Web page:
Unity plans to keep design and engineering functions in New Hampshire, and use satellite locations to bring manufacturing closer to where it anticipates its homes will be built nationwide. "Bensonwood has built in every state except Oklahoma, so we know how to deliver product at a big distance and how to do it well," Benson says. "We think the right thing for Unity is to continue that vision but establish production units in different parts of the country. We have a production model that’s scalable and not terribly expensive. … And since we’re already a national company we know where our clients have always been."

While Unity is technically a separate enterprise from Bensonwood, it has drawn heavily on its elder sister-company’s knowledge base, with several upper-level employees moving to the new venture. While Benson is currently leading both firms, he plans to eventually transition out of leadership at Unity.

To this point Unity has been created without any outside investment or borrowed debt. Once the company begins expanding to other locations, however, Benson anticipates it will seek private investment funds.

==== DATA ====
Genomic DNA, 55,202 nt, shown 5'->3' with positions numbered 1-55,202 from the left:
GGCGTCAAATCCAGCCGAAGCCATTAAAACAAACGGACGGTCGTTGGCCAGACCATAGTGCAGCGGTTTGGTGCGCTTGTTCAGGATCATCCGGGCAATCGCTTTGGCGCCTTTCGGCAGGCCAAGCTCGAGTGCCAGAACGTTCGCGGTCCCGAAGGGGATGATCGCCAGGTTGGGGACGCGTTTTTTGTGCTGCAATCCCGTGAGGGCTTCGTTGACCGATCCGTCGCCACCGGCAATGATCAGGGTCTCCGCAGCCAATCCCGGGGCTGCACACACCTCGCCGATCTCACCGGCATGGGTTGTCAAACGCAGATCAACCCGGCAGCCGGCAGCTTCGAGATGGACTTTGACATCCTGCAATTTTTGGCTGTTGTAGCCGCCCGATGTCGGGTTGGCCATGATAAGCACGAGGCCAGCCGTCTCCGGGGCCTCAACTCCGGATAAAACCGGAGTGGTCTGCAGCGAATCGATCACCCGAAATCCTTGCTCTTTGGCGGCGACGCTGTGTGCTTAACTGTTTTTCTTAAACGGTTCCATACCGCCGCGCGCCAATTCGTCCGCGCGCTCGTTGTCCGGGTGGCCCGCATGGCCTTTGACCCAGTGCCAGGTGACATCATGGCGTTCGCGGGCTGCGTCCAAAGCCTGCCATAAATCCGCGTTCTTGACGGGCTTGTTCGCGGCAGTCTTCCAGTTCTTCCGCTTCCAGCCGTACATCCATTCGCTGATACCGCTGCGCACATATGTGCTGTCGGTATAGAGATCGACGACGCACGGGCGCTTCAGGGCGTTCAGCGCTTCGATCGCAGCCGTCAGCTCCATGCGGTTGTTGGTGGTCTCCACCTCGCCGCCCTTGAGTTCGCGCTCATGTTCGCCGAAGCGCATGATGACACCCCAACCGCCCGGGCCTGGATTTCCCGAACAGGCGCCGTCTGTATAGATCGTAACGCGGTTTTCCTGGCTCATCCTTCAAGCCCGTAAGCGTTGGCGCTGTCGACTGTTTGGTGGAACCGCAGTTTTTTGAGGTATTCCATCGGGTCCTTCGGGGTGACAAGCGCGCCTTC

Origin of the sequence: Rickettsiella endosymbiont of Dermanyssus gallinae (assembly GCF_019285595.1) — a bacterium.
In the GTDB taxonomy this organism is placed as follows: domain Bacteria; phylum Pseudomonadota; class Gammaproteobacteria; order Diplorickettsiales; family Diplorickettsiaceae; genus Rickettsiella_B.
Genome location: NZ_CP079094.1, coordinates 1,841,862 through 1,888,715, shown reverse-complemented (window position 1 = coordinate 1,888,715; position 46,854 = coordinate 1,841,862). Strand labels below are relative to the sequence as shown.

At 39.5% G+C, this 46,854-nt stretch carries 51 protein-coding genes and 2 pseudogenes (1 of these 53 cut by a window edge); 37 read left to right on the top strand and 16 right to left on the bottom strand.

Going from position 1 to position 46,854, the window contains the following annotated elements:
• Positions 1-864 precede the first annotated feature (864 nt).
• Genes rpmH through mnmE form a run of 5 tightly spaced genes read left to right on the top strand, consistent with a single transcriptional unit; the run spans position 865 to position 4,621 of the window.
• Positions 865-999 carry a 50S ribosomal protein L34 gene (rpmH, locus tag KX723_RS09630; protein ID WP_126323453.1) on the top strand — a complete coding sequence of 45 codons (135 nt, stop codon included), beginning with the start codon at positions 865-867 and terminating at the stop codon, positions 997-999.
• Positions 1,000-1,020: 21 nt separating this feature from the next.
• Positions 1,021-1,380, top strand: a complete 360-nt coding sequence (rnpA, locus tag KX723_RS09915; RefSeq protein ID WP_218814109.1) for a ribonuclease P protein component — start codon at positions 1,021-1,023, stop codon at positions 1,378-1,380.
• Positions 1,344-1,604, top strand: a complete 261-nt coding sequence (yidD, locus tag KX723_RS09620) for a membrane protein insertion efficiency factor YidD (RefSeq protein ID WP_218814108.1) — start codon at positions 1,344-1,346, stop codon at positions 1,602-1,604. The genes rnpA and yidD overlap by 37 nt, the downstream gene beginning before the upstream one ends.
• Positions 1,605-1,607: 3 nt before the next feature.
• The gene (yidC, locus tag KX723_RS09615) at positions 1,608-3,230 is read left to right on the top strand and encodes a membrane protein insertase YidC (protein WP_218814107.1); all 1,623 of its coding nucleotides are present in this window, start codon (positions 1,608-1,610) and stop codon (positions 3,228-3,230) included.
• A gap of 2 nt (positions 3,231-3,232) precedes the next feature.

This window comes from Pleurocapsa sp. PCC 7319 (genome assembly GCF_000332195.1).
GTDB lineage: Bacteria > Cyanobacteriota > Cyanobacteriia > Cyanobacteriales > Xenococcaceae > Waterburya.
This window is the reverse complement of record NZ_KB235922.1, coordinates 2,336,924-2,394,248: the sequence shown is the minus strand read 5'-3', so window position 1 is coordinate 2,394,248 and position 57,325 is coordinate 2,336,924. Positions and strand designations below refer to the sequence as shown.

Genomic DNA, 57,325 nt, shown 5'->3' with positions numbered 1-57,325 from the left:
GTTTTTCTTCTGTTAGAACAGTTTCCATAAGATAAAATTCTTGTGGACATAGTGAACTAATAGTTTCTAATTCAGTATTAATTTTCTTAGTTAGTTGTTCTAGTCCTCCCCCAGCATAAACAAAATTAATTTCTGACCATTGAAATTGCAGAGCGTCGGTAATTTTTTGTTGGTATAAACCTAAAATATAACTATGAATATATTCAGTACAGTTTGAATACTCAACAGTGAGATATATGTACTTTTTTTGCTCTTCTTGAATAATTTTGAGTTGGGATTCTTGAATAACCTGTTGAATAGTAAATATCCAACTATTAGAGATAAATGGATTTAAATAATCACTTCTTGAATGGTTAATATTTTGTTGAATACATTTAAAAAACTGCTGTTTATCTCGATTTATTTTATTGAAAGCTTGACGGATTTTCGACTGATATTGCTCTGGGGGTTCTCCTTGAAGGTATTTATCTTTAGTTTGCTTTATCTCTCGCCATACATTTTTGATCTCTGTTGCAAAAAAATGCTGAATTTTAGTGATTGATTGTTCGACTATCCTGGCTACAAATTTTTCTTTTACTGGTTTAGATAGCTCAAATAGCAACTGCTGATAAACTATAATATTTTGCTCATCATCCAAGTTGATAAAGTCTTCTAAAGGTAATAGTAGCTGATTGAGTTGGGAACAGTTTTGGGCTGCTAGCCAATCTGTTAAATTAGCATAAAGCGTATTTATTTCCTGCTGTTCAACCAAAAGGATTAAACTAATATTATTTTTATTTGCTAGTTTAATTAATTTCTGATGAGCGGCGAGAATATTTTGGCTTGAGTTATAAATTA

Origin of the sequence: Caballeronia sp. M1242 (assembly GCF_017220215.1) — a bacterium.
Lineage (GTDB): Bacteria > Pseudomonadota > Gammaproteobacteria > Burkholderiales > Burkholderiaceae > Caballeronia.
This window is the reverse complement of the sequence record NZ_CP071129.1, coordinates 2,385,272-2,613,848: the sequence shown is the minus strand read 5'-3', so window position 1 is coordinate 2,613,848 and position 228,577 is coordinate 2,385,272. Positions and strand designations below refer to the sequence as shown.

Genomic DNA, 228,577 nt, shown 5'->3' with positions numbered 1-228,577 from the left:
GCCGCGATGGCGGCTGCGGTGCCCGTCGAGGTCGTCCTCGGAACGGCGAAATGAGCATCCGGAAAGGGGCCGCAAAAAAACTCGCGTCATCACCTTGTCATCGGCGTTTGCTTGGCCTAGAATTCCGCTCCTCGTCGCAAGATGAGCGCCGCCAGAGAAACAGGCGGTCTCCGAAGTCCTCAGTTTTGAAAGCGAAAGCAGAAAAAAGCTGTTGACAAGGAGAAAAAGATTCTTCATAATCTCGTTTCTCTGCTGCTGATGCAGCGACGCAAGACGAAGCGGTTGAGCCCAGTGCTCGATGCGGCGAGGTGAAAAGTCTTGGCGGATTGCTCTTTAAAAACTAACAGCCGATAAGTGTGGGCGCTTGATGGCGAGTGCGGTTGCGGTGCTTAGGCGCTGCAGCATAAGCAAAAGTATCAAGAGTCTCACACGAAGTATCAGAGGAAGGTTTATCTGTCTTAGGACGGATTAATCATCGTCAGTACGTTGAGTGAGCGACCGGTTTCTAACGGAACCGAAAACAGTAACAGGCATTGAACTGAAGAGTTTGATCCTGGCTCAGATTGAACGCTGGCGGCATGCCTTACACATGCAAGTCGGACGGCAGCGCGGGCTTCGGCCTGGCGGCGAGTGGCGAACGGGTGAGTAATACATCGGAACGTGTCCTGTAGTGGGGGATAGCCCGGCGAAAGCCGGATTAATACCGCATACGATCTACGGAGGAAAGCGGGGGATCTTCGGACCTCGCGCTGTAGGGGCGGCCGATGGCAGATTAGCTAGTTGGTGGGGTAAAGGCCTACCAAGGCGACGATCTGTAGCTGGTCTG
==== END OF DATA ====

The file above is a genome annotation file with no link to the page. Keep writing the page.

But if Benson is ambitious about Unity’s capacity for growth, he’s even more so when it comes to the impact he hopes the new company will have on the home-building industry at large.

"The typical American home is a performance dinosaur, and is too much of a long term burden for homeowners and society," Benson says. With Unity, he wants to "help make this species extinct" and transform the industry by offering an affordable home at a higher standard of efficiency. Eventually, he says, as more builders use and demand high-performance products, competition will increase among manufacturers, creating a virtuous cycle of improved performance and lower costs. "Americans deserve better homes, and the industry has the capacity to build better homes; we’re just not doing it on a regular basis. If we were industry wide, the costs would be coming way down for everyone."

Claire Easley is a senior editor at Builder.